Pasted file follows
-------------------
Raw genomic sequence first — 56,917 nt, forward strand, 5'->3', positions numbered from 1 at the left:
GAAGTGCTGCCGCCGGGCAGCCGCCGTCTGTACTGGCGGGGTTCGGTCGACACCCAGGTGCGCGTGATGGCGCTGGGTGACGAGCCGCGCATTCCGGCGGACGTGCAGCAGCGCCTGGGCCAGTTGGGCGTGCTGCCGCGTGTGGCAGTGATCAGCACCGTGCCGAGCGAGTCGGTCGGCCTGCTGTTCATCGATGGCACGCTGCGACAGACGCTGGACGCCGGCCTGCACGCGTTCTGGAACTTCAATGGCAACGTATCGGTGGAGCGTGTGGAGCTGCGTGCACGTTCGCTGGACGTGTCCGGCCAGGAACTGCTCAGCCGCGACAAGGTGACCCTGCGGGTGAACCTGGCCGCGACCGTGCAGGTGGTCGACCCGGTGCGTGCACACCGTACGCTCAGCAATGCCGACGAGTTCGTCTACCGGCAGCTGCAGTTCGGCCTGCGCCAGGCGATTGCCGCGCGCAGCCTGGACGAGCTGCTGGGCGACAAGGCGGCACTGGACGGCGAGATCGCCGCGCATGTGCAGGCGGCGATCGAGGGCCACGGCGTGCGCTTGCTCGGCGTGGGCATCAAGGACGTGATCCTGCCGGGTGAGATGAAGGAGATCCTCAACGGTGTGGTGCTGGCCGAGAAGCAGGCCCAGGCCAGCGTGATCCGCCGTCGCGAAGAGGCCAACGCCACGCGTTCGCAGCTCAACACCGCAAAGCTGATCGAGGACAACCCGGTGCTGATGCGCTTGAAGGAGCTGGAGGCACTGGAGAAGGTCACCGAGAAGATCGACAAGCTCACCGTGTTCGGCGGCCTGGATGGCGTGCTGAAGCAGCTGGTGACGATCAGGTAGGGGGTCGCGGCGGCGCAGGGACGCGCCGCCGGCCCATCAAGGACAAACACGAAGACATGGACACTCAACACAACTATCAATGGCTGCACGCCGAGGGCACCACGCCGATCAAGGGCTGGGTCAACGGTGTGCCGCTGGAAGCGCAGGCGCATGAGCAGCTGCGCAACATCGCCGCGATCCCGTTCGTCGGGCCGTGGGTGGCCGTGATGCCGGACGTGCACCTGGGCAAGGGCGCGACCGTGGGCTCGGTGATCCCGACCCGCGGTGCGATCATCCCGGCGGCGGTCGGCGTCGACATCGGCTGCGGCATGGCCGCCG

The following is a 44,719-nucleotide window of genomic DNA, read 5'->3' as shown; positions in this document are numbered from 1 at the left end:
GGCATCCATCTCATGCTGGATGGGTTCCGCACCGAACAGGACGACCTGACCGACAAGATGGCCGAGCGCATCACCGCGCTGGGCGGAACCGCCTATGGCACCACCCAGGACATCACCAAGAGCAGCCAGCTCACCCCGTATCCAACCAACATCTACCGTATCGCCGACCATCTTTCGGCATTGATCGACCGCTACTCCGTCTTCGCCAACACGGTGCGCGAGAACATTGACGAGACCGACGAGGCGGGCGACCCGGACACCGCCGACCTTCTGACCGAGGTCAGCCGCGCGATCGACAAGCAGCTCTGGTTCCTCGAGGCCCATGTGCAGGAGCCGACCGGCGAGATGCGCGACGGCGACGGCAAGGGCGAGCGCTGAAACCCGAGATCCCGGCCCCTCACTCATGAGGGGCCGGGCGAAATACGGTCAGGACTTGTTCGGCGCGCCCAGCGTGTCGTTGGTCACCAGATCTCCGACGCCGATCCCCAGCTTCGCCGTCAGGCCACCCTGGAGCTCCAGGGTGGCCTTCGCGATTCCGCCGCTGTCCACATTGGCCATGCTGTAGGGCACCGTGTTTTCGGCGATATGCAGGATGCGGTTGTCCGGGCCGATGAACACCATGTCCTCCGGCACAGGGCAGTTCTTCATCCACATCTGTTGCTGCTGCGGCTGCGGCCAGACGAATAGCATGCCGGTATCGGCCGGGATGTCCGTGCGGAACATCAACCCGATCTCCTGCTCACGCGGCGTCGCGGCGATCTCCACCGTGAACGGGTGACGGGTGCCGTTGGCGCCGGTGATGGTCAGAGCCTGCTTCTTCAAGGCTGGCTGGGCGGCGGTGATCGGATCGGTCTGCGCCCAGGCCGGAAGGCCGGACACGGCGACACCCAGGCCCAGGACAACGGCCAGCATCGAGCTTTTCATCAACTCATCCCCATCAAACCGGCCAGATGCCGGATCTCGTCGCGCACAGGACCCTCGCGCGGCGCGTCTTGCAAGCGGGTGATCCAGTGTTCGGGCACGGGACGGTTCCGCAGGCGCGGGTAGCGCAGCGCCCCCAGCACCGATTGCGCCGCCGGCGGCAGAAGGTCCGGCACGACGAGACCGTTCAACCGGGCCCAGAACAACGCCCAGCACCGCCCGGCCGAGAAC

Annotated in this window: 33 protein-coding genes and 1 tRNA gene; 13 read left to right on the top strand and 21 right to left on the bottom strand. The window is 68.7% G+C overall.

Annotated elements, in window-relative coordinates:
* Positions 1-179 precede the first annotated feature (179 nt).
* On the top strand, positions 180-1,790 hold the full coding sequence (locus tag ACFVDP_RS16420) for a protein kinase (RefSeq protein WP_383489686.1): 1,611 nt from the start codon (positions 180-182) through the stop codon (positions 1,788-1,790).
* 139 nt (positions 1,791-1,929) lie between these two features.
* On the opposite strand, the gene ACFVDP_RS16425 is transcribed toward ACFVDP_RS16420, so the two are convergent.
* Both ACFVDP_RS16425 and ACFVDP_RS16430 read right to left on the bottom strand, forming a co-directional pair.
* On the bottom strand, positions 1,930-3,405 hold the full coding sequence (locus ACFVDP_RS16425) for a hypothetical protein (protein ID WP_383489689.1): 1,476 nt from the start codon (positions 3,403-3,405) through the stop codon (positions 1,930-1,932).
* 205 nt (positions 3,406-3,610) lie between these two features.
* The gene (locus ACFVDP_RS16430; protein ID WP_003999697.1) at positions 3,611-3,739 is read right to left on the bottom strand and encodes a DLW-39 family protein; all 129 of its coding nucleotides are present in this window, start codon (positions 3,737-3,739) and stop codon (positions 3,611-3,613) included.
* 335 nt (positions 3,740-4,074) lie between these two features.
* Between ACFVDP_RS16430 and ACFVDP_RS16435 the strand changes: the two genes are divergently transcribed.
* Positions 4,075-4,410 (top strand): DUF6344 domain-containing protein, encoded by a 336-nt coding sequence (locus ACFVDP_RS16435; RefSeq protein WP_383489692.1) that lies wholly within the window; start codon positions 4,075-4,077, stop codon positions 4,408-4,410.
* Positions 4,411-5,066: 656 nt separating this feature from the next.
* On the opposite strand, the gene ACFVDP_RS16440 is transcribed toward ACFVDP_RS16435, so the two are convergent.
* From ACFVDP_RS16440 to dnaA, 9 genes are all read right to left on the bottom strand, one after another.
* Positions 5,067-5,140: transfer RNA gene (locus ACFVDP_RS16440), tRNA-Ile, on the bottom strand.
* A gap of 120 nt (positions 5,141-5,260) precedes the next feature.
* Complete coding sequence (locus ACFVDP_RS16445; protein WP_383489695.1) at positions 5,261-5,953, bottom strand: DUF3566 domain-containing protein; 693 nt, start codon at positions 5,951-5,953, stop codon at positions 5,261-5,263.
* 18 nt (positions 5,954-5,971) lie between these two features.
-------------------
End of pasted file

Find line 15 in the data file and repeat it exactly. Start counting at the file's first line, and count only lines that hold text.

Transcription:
* 335 nt (positions 3,740-4,074) lie between these two features.